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To Protect Kids Online, Policymakers Must First Determine Who is a Kid | #childsafety | #kids | #chldern | #parents | #schoolsafey


Scott Babwah Brennen is the head of online expression policy at the Center on Technology Policy at UNC-Chapel Hill, and Matt Perault is the Center’s director.

When the U.S. House of Representatives Committee on Energy and Commerce recently held a hearing with TikTok CEO Shou Zi Chew, Congressman Buddy Carter (R-GA) asked how the app determines the ages of its users.

Chew responded by describing the app’s inferential system that analyzes users’ public posts to see if their content matches the age users claim to be. Before he could finish, Rep. Carter interrupted, exclaiming “That’s creepy!”

The exchange highlighted a tension in the emerging policy debates in online child safety: to protect children, you first must know who is a child. But determining who is a child online not only means ramping up surveillance on everyone, it means introducing new security risks, equity concerns, and usability issues.

The safety of children online has become perhaps the most pressing concern in technology regulation. Federal and state legislators are considering dozens of new bills addressing children’s online safety. This year, Utah, Arkansas, and Louisiana have all passed laws that require children under 18 to have parental consent to have a social media account, requiring platforms to verify the ages of all users. Proposed federal legislation, including the Social Media Child Protection Act, the Making Age Verification Technology Uniform, Robust, and Effective (MATURE) Act, and the Protecting Kids on Social Media Act would all restrict children on social media and require platforms to verify the ages of all users.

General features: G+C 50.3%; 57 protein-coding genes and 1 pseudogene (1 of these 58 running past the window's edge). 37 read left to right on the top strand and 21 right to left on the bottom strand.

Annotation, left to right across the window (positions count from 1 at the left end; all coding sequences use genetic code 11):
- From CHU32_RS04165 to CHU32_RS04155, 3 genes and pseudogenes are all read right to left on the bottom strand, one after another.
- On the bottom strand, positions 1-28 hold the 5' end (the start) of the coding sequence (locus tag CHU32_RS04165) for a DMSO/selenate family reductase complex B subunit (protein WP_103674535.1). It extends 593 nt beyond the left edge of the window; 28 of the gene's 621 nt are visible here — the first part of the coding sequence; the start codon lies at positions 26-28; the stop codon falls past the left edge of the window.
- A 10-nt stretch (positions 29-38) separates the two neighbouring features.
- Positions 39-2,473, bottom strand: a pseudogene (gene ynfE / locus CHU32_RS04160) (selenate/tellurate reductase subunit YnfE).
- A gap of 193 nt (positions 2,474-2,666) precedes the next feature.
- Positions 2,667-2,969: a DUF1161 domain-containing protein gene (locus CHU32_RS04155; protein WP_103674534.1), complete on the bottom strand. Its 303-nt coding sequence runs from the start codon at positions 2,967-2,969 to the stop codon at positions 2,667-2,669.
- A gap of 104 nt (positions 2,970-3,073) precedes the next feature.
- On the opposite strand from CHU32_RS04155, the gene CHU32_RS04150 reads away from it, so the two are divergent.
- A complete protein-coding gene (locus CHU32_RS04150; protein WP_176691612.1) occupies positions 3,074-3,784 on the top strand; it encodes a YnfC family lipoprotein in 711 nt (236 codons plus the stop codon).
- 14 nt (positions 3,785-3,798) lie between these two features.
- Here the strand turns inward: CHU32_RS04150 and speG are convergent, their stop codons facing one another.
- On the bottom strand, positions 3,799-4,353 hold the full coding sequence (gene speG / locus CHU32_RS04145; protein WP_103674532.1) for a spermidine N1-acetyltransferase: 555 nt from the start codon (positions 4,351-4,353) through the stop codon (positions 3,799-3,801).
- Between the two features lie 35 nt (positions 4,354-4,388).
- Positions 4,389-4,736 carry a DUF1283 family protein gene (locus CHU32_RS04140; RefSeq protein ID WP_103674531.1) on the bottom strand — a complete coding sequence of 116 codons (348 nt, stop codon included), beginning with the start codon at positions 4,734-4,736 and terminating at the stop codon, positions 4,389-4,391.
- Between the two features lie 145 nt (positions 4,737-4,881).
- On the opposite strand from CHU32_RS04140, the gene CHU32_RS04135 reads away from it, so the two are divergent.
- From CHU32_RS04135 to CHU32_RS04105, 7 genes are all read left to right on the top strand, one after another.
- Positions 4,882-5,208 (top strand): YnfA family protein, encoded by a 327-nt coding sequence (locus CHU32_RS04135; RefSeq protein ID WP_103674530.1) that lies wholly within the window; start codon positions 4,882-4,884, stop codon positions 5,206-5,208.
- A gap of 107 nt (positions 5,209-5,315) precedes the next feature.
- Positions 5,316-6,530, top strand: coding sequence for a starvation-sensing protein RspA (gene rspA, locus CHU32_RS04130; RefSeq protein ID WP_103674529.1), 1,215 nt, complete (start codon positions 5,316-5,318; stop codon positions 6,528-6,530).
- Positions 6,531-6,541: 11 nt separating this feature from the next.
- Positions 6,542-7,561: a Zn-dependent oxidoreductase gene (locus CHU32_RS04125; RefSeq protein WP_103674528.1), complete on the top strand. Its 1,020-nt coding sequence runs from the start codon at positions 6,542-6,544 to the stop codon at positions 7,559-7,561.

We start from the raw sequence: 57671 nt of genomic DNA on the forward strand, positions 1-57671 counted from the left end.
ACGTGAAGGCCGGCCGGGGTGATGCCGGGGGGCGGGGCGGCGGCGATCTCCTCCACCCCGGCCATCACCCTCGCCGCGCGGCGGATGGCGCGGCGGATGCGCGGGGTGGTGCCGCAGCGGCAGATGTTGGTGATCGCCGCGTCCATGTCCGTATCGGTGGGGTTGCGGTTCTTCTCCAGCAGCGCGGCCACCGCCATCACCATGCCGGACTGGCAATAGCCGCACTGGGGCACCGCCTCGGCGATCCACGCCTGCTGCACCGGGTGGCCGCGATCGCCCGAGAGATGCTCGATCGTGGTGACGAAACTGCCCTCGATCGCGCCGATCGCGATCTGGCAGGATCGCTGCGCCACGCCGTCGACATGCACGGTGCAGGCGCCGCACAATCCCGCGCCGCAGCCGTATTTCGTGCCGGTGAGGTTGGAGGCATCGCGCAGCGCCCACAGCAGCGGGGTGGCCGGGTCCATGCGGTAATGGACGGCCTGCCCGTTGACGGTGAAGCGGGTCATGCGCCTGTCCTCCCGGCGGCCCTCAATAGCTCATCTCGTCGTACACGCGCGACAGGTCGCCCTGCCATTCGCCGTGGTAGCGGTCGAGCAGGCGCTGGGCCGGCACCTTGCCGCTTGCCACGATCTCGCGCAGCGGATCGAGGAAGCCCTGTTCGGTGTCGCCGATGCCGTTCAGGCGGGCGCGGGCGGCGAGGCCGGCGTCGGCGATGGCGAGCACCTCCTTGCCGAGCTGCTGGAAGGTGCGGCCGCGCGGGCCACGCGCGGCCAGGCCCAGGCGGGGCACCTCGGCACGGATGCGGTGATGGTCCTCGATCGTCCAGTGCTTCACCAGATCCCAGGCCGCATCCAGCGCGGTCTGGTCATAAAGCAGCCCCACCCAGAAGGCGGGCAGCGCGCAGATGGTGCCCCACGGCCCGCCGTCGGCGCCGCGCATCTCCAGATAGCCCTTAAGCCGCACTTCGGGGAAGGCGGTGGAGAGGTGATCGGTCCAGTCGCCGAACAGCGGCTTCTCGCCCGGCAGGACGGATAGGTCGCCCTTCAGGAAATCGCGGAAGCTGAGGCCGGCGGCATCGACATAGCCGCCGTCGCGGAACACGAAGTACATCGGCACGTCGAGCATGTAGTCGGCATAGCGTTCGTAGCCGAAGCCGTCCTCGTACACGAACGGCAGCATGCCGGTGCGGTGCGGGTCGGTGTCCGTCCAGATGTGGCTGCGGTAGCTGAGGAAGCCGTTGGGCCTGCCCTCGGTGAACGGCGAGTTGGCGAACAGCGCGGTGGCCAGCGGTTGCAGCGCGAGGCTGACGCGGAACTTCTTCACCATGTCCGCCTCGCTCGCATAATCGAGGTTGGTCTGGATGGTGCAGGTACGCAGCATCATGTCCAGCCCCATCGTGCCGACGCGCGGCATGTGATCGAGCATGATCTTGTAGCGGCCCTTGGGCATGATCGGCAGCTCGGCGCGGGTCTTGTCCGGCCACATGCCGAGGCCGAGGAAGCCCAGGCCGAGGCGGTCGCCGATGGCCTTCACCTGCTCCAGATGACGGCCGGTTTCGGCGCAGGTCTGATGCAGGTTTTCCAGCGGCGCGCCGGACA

At the center of these proposals is the need to identify a user’s age–the lynchpin of establishing better protections for children online. Age verification—part of a set of age assurance methods–isn’t exactly a new concept: any Gen X or Millennial can tell you about the days of entering your age to view a movie or video game trailer in the early days of the internet. But what is new is the push to go beyond requiring users to submit their birthday and to employ more impermeable methods, such as submitting proof of age via a government-issued ID or use of artificial intelligence.

Yet, none of these methods is a silver bullet; each has costs and poses risks. Determining who is a child requires collecting sensitive information from all users—information that can then be stolen and exploited even years later. Requiring users to submit government IDs to verify their ages could limit access for those that may not have easy access to valid government IDs–whether they are undocumented immigrants, transgender people who no longer look like their official IDs, those who might have trouble going to state administrative centers, or other historically marginalized people. While AI-powered facial analysis may provide some help, these systems still have significant shortcomings in terms of reliability, equity, and privacy. For example, Yoti, one of the most widely used commercial AI-based age verification tools, is less accurate for darker skin tones across every age group. 

While case law continues to evolve, in assessing and ultimately overturning both the Communications  Decency Act (CDA) and the Children’s Online Protection Act (COPA), the courts expressed concern that mandatory age verification conflicted with users’ first amendment rights by unnecessarily limiting access to legal content. Ultimately, incorporating any age verification methods will require balancing tradeoffs between privacy, security, legality, and accuracy—among others issues.

Given this, how should regulators address the question of age verification in regulation? To help regulators make meaningful changes to protect the safety of children online, while balancing these tradeoffs, in a recent report, we developed a list of ten policy recommendations centered around three themes: balance, specificity and understanding.